- #1

jwxie

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Is this an expand integrand?

[tex]\int 9x[/tex] [tex]^{2}[/tex] [tex]/[/tex] (3 - x)[tex]^{4}[/tex]

I set u = ( 3 - x)

du = -1dx

and so if i treat x = 3 - u , i might get this integral

[tex]\int[/tex] 9(3-u)[tex]^{2}[/tex] (u)[tex]^{4}[/tex]

the answer is

(3[tex]/[/tex]x - 1) [tex]^{-3}[/tex] + c

but i can't get it...

Originally, from the book, it gave a simple example like this

[tex]\int[/tex] [tex]x[/tex] (2-x)[tex]^{1/2}[/tex]

then

negative [tex]\int[/tex] [tex](2-u) [/tex] u[tex]^{1/2}[/tex]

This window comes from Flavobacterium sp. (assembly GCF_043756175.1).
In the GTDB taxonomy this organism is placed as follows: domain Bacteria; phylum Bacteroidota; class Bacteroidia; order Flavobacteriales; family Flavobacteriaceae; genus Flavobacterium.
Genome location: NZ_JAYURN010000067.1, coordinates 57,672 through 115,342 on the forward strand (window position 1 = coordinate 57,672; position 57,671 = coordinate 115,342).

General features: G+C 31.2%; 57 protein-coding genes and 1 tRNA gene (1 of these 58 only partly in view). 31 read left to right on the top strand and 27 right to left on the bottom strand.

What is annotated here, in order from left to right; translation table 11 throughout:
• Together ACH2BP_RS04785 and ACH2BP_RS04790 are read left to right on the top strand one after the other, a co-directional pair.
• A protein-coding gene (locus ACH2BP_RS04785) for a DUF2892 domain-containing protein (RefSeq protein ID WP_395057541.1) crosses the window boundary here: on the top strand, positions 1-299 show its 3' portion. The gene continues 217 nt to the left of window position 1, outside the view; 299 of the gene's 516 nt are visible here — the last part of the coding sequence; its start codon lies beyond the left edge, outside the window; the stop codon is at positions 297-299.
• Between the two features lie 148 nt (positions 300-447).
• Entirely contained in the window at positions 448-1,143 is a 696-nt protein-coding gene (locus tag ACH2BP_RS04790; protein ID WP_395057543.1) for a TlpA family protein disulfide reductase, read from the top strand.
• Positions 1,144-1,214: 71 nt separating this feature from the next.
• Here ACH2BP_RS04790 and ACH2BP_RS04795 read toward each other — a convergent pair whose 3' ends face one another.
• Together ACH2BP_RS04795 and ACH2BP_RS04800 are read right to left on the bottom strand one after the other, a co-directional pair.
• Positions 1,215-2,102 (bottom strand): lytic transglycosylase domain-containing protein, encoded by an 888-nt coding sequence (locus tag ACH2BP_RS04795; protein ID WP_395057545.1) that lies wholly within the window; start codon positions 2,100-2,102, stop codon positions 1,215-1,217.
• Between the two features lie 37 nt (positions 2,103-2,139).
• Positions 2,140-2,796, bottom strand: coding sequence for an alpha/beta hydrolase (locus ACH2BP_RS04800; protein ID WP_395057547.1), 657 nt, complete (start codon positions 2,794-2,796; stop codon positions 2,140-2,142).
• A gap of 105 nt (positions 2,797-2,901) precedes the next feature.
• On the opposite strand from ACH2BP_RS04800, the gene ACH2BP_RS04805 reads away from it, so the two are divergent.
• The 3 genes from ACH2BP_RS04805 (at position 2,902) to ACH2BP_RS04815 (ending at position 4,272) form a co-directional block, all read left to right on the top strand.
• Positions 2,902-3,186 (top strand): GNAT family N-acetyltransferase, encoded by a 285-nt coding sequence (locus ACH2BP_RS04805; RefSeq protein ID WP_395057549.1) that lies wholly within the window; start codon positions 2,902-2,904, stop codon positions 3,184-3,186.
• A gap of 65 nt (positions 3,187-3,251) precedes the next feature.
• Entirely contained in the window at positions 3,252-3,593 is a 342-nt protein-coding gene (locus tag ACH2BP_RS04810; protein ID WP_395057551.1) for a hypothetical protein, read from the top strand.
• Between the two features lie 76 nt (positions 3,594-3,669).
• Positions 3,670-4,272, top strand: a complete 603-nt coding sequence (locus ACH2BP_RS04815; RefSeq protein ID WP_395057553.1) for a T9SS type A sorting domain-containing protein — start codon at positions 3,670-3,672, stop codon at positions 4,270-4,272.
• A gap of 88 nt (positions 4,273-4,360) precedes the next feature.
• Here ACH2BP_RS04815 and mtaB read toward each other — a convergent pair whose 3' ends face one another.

it sets

u = 2 - x

du = -dx

and x = 2-u

I just don't get what EXPANDED INTEGRAND is really doing...

[tex]\int 9x[/tex] [tex]^{2}[/tex] [tex]/[/tex] (3 - x)[tex]^{4}[/tex]

I set u = ( 3 - x)

du = -1dx

and so if i treat x = 3 - u , i might get this integral

[tex]\int[/tex] 9(3-u)[tex]^{2}[/tex] (u)[tex]^{4}[/tex]

the answer is

(3[tex]/[/tex]x - 1) [tex]^{-3}[/tex] + c

but i can't get it...

Originally, from the book, it gave a simple example like this

[tex]\int[/tex] [tex]x[/tex] (2-x)[tex]^{1/2}[/tex]

then

negative [tex]\int[/tex] [tex](2-u) [/tex] u[tex]^{1/2}[/tex]

it sets

u = 2 - x

du = -dx

and x = 2-u

I just don't get what EXPANDED INTEGRAND is really doing...

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